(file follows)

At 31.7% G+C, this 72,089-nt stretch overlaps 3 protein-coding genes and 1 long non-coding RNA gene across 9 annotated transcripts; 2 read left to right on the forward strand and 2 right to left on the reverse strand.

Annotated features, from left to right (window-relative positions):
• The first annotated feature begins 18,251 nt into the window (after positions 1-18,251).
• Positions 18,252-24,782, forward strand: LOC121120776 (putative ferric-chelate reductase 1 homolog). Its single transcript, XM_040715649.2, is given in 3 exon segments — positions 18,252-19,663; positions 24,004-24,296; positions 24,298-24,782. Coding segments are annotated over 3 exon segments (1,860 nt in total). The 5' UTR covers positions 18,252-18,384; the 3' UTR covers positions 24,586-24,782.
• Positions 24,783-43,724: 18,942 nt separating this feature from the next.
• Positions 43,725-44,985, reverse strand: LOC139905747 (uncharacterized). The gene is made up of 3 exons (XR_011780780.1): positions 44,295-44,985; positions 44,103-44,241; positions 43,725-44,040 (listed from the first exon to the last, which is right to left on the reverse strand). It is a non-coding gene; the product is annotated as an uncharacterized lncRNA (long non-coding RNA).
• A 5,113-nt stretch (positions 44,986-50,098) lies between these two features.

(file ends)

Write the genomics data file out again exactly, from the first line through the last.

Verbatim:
At 31.7% G+C, this 72,089-nt stretch overlaps 3 protein-coding genes and 1 long non-coding RNA gene across 9 annotated transcripts; 2 read left to right on the forward strand and 2 right to left on the reverse strand.

Annotated features, from left to right (window-relative positions):
• The first annotated feature begins 18,251 nt into the window (after positions 1-18,251).
• Positions 18,252-24,782, forward strand: LOC121120776 (putative ferric-chelate reductase 1 homolog). Its single transcript, XM_040715649.2, is given in 3 exon segments — positions 18,252-19,663; positions 24,004-24,296; positions 24,298-24,782. Coding segments are annotated over 3 exon segments (1,860 nt in total). The 5' UTR covers positions 18,252-18,384; the 3' UTR covers positions 24,586-24,782.
• Positions 24,783-43,724: 18,942 nt separating this feature from the next.
• Positions 43,725-44,985, reverse strand: LOC139905747 (uncharacterized). The gene is made up of 3 exons (XR_011780780.1): positions 44,295-44,985; positions 44,103-44,241; positions 43,725-44,040 (listed from the first exon to the last, which is right to left on the reverse strand). It is a non-coding gene; the product is annotated as an uncharacterized lncRNA (long non-coding RNA).
• A 5,113-nt stretch (positions 44,986-50,098) lies between these two features.